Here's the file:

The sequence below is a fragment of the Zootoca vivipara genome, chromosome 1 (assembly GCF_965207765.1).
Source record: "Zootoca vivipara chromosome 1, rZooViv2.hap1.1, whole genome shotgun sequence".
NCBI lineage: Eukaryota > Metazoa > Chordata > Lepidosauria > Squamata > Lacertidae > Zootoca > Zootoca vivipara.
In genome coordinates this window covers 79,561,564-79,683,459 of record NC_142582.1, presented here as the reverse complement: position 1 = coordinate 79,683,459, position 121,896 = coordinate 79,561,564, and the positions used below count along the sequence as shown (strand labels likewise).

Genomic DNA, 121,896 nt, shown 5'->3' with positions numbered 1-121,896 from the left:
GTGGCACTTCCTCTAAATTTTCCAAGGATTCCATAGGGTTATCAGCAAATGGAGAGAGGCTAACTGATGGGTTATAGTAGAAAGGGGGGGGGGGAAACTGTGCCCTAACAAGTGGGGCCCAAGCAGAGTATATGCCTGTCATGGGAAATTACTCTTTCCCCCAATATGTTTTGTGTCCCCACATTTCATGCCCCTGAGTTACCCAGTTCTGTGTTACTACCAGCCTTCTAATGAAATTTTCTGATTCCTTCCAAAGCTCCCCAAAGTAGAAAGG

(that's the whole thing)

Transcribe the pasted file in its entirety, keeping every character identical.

The sequence below is a fragment of the Zootoca vivipara genome, chromosome 1 (assembly GCF_965207765.1).
Source record: "Zootoca vivipara chromosome 1, rZooViv2.hap1.1, whole genome shotgun sequence".
NCBI lineage: Eukaryota > Metazoa > Chordata > Lepidosauria > Squamata > Lacertidae > Zootoca > Zootoca vivipara.
In genome coordinates this window covers 79,561,564-79,683,459 of record NC_142582.1, presented here as the reverse complement: position 1 = coordinate 79,683,459, position 121,896 = coordinate 79,561,564, and the positions used below count along the sequence as shown (strand labels likewise).

Genomic DNA, 121,896 nt, shown 5'->3' with positions numbered 1-121,896 from the left:
GTGGCACTTCCTCTAAATTTTCCAAGGATTCCATAGGGTTATCAGCAAATGGAGAGAGGCTAACTGATGGGTTATAGTAGAAAGGGGGGGGGGGAAACTGTGCCCTAACAAGTGGGGCCCAAGCAGAGTATATGCCTGTCATGGGAAATTACTCTTTCCCCCAATATGTTTTGTGTCCCCACATTTCATGCCCCTGAGTTACCCAGTTCTGTGTTACTACCAGCCTTCTAATGAAATTTTCTGATTCCTTCCAAAGCTCCCCAAAGTAGAAAGG